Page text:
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Determinants of Common Bean Productivity and Efficiency: A Case of Smallholder Farmers in Eastern Uganda

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  • Sibiko, Kenneth Waluse
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    Abstract

    Agriculture sustains the livelihoods of about 70.8% of Ugandans, while common bean has emerged to be an important cash crop as well as a staple food for the majority of farmers and consumers. Although Uganda’s bean output has more than doubled, average bean yields in the country have been between 0.6 and 0.8 Mt Ha-1, even though yields higher than 1.5 Mt Ha-1 can be realized with improved varieties. Thusthe objective of this study was to determine the factors influencing common beanproductivityand efficiency among smallholder farmers in Eastern Uganda.The study was conducted in Busia, Mbale, Budaka and Tororo districts in Eastern Uganda based on a sample of 280 householdsselected using a multi-stage sampling technique. For the data collection, a personally administered structured questionnaire was used to conduct interviews, with a focus on household heads. In the analyses, descriptive statistics, a stochastic frontier modeland a two-limit Tobit regression model were employed. It was established that bean productivity was positively influenced by plot size, ordinary seeds, certified seeds and planting fertilizers. The mean technical efficiency among bean farms was 48.2%, mean economic efficiency was 59.94% and mean allocative efficiency was 29.37%. Finally, Tobit model estimation revealed that technical efficiency was positively influenced by value of assets at 1% level and extension service and group membership at 5% level; while age and distance to the factor market negatively influenced technical efficiency at 10% and 5% levels respectively. Economic efficiency was positively influenced by value of assets at 1% level and off-farm income and credit at 5% level. However, farmers’ primary occupation negativelyinfluenced economic efficiency at 5% level. Allocative efficiency was positively influenced by value of assets at 1% level and farm size and off-farm income at 10% level; while distance to the factor market negatively influenced allocative efficiency at 5% level.Hence the study recommended on the need for increased provision of extension service and training on correct input application and improved farming technologies to increase bean productivity. It also suggested on the need for policy to discourage land fragmentation, develop road and market infrastructure in rural areas and provide affordable and easily available credit facilities to improve production efficiency of bean farms.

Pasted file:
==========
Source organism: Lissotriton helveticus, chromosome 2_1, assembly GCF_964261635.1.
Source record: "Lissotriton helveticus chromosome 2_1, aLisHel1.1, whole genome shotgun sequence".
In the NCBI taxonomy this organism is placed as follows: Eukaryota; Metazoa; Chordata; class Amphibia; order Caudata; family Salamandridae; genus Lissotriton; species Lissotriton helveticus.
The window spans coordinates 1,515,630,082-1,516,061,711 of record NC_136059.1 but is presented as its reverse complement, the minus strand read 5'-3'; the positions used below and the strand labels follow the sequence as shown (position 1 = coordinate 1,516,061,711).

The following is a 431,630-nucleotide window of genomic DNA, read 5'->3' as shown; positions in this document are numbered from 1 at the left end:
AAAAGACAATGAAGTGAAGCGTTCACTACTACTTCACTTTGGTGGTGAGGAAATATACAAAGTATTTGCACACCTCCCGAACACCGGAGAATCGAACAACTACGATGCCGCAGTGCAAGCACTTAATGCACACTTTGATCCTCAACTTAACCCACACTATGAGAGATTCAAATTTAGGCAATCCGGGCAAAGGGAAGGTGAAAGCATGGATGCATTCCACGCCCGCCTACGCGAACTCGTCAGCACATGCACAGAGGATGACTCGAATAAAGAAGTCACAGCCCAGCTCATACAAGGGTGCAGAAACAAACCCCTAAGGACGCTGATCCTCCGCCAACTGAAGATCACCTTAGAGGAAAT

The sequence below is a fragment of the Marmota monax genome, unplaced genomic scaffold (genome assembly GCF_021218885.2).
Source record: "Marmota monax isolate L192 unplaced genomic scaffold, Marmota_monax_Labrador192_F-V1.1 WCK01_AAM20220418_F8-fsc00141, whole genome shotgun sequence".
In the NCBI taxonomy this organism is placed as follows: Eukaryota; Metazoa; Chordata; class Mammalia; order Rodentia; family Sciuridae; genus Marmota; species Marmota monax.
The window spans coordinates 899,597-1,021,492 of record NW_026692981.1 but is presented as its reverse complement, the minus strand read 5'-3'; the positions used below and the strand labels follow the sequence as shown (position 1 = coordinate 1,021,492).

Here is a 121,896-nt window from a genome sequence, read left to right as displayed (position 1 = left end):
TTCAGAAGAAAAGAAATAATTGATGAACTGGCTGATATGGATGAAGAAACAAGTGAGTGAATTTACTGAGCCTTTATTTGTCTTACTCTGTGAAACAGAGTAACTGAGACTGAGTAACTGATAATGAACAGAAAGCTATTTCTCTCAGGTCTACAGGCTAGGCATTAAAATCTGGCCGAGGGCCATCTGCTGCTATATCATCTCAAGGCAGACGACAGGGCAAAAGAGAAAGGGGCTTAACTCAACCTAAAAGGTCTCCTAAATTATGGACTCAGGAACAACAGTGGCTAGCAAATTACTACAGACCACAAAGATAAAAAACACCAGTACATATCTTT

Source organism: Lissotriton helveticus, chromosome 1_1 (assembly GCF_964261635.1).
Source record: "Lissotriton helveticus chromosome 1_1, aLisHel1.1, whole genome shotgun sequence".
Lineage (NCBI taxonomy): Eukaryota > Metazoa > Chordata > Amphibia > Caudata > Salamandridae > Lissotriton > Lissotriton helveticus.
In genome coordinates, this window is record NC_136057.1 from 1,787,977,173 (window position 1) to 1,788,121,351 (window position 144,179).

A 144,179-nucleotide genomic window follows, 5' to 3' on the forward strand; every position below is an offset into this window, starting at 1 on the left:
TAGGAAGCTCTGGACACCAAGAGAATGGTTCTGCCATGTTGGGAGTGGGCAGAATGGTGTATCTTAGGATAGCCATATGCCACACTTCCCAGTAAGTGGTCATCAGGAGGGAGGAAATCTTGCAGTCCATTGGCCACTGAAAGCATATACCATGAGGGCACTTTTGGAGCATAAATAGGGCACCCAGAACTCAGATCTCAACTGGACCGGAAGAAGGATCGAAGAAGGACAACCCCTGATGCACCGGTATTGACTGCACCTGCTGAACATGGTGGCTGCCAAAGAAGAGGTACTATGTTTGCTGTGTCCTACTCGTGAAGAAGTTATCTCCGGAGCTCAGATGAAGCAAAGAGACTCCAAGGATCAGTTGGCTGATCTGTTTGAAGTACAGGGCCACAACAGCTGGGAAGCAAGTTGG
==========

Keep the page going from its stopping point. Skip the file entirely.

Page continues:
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    Bibliographic Info

    Paper provided by Collaborative Masters Program in Agricultural and Applied Economics in its series Research Theses with number 134500.

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    Date of creation: Mar 2012
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    Handle: RePEc:ags:cmpart:134500

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    Web page: http://www.agriculturaleconomics.net

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    Keywords: Crop Production/Industries; Farm Management;

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    14. Tijani, A.A., 2006. "Analysis of the technical efficiency of rice farms in Ijesha Land of Osun State, Nigeria," Agrekon, Agricultural Economics Association of South Africa (AEASA), vol. 45(2), June.
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